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Social Contract Paper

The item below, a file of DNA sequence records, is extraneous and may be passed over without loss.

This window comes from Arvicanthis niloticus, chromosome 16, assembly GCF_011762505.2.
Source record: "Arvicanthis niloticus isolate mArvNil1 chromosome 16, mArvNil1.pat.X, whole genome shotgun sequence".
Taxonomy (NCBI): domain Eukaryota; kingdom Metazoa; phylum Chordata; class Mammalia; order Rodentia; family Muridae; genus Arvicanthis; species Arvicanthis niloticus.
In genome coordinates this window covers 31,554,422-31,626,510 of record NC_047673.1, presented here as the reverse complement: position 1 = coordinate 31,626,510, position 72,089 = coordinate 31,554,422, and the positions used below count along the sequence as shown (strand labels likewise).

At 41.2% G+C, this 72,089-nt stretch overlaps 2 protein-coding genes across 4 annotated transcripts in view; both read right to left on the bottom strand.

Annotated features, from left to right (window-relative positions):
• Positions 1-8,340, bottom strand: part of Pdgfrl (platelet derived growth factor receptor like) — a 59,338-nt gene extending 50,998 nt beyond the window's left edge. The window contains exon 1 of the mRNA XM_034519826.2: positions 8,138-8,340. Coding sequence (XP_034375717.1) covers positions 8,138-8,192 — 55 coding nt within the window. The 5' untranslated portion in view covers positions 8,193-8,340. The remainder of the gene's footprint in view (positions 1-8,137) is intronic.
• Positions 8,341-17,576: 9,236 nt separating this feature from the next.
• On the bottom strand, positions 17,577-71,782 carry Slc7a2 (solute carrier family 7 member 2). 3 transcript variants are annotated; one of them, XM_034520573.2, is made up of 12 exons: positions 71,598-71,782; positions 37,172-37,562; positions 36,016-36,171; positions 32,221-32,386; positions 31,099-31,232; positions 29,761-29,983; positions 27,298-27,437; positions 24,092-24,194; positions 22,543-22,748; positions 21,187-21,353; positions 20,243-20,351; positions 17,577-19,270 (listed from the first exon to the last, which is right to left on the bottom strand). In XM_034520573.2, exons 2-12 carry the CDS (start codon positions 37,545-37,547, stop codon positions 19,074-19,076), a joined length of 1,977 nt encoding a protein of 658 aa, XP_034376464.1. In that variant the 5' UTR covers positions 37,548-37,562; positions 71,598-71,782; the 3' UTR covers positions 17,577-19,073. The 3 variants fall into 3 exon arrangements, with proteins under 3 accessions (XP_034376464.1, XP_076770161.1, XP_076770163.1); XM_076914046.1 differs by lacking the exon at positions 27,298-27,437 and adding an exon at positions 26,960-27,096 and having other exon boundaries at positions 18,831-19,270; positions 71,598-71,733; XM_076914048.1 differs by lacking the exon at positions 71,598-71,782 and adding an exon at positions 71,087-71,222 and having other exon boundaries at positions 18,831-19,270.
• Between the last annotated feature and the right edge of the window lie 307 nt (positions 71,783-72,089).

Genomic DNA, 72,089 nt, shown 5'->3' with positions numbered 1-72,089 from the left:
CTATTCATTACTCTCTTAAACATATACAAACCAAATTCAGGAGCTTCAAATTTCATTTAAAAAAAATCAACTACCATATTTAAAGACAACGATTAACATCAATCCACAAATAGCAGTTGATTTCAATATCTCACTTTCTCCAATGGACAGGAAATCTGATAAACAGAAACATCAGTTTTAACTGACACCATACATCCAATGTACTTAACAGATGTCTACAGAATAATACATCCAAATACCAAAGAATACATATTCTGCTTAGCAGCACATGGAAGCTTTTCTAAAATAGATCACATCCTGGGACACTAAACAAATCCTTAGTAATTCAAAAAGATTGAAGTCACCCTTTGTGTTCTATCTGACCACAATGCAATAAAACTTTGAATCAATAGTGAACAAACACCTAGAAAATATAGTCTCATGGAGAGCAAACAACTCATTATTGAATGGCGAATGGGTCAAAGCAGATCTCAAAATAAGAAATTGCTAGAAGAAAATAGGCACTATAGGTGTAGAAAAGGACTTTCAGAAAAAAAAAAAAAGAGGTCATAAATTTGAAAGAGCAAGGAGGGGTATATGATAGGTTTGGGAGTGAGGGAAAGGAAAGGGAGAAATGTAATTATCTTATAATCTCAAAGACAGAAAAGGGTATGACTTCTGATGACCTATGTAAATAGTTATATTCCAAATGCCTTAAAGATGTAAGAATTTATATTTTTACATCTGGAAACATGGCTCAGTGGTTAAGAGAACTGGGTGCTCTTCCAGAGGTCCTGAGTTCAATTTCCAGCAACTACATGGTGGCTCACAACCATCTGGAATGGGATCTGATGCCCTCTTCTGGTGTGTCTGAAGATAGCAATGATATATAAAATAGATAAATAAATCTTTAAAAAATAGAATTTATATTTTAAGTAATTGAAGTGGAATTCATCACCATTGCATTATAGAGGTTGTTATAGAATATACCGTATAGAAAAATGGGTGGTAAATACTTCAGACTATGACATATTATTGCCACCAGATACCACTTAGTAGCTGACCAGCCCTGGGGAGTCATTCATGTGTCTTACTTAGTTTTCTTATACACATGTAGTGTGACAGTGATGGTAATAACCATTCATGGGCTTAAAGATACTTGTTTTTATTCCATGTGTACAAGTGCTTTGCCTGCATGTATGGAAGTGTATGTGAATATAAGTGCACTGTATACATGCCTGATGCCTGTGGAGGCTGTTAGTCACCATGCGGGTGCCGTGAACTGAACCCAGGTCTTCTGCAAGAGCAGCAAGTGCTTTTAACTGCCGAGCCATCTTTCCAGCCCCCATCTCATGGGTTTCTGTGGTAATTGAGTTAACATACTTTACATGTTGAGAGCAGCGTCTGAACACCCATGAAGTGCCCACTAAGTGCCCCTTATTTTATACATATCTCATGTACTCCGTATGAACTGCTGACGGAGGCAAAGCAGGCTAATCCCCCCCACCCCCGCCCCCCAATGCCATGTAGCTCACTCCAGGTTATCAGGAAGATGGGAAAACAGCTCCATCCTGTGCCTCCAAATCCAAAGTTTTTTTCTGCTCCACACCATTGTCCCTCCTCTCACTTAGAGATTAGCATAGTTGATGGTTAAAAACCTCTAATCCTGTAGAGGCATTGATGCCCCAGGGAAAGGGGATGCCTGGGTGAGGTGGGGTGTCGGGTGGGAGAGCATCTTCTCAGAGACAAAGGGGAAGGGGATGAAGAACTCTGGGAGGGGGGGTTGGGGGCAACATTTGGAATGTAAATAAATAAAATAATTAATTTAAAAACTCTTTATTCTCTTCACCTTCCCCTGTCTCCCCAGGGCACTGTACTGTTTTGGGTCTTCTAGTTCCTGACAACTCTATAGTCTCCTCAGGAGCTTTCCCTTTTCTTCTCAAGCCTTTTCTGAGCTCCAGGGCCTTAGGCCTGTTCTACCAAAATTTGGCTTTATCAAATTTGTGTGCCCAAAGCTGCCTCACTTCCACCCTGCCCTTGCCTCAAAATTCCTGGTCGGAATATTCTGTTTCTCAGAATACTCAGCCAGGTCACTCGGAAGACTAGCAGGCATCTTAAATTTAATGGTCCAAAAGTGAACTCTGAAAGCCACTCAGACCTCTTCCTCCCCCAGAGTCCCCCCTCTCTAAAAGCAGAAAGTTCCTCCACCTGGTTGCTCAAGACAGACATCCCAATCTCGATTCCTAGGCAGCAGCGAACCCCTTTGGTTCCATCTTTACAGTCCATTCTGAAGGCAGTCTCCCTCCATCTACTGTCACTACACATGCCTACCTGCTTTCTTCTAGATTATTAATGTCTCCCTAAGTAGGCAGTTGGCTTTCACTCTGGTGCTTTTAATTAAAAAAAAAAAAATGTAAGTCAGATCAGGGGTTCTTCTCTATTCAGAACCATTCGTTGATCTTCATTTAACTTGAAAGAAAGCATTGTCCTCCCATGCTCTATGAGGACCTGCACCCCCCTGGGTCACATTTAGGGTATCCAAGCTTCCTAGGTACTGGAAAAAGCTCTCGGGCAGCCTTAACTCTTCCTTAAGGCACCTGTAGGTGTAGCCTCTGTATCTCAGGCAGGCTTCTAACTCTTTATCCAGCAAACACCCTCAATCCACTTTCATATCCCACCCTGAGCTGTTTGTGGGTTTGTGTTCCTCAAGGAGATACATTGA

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My name is John Locke and I am among the most famous philosophers and political theorists of the seventeenth century. I was an English philosopher during the Age of Renaissance and the early Age of Enlightenment. I am regarded as the founder of a school of thought known as British Empiricism, the idea that the origin of all knowledge is from sense experience, providing a main opposition for seventeenth century continental rationalists. I believe the mind is an "tabula rasa" (blank slate) and people are born without innate ideas. In my most important work, the Essay Concerning Human Understanding, I offer an analysis of the human mind and its procurement of knowledge. I had also made foundational contributions to modern theories of limited, liberal government. I believe the purpose of a legitimate government is to preserve the rights to life, liberty, health and property of its citizens, as well as prosecute and punish those who violate the rights of others and to pursue the public good even where this may conflict with the rights of individuals. I believe all men are by nature free and equal against claims that God had made all people naturally subject to a monarch; people have rights such as life, liberty, and property, that have a foundation independent of the laws of any particular society. Men are naturally free and equal as part of the justification for understanding legitimate political government as the result of a social contract where people in the state of nature conditionally transfer some of their rights to the government in order to better ensure the stable, comfortable enjoyment of their lives, liberty, and property. Since governments exist by the consent of the people in order to protect the rights of the people and promote the public good, governments that fail to do so can be resisted and replaced with new governments.